-low 5 figures, well, now we're in the range of just about anyone who has a steady job and owns a home.  Just about anyone (with those two stipulations) can come up with low 5 figures if they want to, and they want a collectable car.  This range is probably 80% of more of all collectable cars, so a very important part of the hobby. Very important....

 

4 figures....some nice low end collectables here, lots of fun for little money....and if you think you need to spend a lot to have a lot of fun, look at Model T guys, and the tours they do, and the MTFCA forums.  Tons of fun on the cheap.

 

3 figures...forget it.  Project cars in the 3 range, parts cars or rough,  as are some in the 4 and 5 range, and unless highly desirable, with the cost of restoration, they have a hard time finding a new home.  The cost of restoration these days, even doing it yourself, put's these cars in a "labor of love" category.

 

So yes, there's a market out there, and it still seems healthy, within limits.  Time will change things, of course, and I do believe that right now, there are a LOT of large collections that are owned by fellows that are well up in years, and unless they make arrangements to put cars in a museum, the next 10 to 15 years will see massive amounts of heavy iron hitting the market.

 

 

 

 

 

 

 

Nice points. However I would expand some on condition as well as price on lower end cars. A car in #4-6 condition as well as not preferred specs might be fodder for being redone. So really this could apply to any tier. However to some extent a $500 project car could still have been the same 20 years ago. The world's nicest 1978 Ford Granada is only going to be worth so much and a 1953 Chevrolet truck that is a project won't be worth a lot, but there are still a ton of people looking for them to put back on the road. Plus someone might take that 1978 Ford Granada that is cheap regardless of age and daily drive it too.

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Plus someone might take that 1978 Ford Granada that is cheap regardless of age and daily drive it too.

 

 

 

In NJ they just passed a law that any pre 1995 car needs no inspection.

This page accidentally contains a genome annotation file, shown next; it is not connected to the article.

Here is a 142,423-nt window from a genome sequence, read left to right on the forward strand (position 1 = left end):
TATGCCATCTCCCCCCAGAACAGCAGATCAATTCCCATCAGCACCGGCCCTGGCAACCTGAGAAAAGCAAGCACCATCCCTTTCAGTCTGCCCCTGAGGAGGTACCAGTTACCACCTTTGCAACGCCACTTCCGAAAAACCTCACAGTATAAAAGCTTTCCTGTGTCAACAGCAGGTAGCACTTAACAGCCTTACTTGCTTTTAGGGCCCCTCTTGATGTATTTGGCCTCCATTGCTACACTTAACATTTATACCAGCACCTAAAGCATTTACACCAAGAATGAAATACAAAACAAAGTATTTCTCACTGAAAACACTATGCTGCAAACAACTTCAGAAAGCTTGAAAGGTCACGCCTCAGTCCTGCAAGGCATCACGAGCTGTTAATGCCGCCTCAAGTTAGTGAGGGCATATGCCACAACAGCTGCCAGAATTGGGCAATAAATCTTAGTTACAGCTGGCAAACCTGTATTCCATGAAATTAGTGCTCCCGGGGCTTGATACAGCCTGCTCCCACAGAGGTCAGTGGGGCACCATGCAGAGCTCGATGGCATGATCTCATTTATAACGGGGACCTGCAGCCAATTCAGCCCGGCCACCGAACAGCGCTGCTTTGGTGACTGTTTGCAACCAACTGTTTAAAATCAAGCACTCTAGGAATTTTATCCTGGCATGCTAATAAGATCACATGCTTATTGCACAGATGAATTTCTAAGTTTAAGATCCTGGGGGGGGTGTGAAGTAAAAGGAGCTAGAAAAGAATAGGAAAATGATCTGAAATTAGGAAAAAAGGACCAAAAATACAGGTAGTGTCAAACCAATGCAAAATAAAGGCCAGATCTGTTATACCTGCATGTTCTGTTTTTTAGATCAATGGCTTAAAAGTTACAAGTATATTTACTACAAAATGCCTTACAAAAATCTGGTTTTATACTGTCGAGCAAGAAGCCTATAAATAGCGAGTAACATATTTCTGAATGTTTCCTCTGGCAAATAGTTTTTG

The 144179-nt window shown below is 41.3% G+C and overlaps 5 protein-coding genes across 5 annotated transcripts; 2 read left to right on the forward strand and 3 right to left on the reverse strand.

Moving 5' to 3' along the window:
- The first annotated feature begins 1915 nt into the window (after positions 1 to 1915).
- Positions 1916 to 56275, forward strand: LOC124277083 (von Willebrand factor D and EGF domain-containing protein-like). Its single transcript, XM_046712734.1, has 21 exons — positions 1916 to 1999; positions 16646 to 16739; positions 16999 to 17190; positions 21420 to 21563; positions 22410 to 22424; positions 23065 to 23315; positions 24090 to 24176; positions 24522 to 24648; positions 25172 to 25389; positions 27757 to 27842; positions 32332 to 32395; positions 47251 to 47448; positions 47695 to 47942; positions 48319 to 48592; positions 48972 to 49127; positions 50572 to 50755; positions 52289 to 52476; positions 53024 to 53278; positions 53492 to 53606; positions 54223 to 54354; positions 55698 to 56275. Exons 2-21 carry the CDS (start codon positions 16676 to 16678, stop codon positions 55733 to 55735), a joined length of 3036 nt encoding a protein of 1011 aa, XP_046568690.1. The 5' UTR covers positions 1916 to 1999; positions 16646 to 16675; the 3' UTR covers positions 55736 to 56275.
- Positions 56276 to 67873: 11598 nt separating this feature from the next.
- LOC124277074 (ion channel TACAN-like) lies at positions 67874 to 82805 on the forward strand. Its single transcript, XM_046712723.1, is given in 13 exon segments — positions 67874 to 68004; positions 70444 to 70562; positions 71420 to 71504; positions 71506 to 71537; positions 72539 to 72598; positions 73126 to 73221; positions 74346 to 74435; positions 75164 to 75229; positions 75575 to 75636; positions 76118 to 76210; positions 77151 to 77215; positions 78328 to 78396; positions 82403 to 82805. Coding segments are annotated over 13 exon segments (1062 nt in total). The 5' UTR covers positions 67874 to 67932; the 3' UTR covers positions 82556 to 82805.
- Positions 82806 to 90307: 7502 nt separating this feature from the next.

so my 93 taurus with 50k original miles is my new daily driver. was going to sell it, nobody wants it and so it is the default vehicle here and now.

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On ‎11‎/‎9‎/‎2016 at 7:52 PM, marchi1 said:

As probably one of the younger guys to respond (still early 40's) there are a few problems with the classic car hobby/antique car hobby/collector car hobby and some of them have been addressed already but to rehash and cover my points and give you guys something to think about:

 

1) Cost-many of the vehicles in order to even get into a rusted hulk is still a few thousand dollars, and that doesn't even count the cost of what it will take to slowly work it into something even resembling a "nice" car that's no where close to being a show winner

 

2) Availability- when was the last time you saw one of the cars listed above at a reasonable price that a younger person could obtain?

 

3) Desire-This is something that no one really has mentioned. What mad the 50's car so desirable...the group that was buying them wanted them, as the "collector" age moved up and a new crowd is introduced the genre of cars has slowly moved up and is why the 60's and 70's car are now getting harder to find at a reasonable cost?

 

4) Emotion-many of the classic cars there is some sort of emotional tie in, you saw it as a kid, mom and dad had one, whatever it is, without that tie in there is no reason to get one. Now if grandpa had one may get you in the door, but isn't going to get you invited in for dinner

 

5) Generation-This is one that no one thinks about. When you start reading about the more recent generations they would rather have a laptop or a cellphone than a car. How do you convince that person that buying a car that they have no connection to is a good idea, let alone something of value?

 

6) Interest/education-How many kid can work on these cars, shoot I am 40 and barely remember carbs and points. Yes I have a the tools, and even have a vacuum plate so I can balance dual carb set ups, but most kids don't want to get dirty and work on cars unless they have that mentor in their life that shows them how to, again this leads into the how do you get someone interested in this. Also leads into maintaining the car. many times maintaining a new car is a bind on the budget that many people have a hard time affording let alone the cost of rare or hard to find classic car parts (i.e expensive).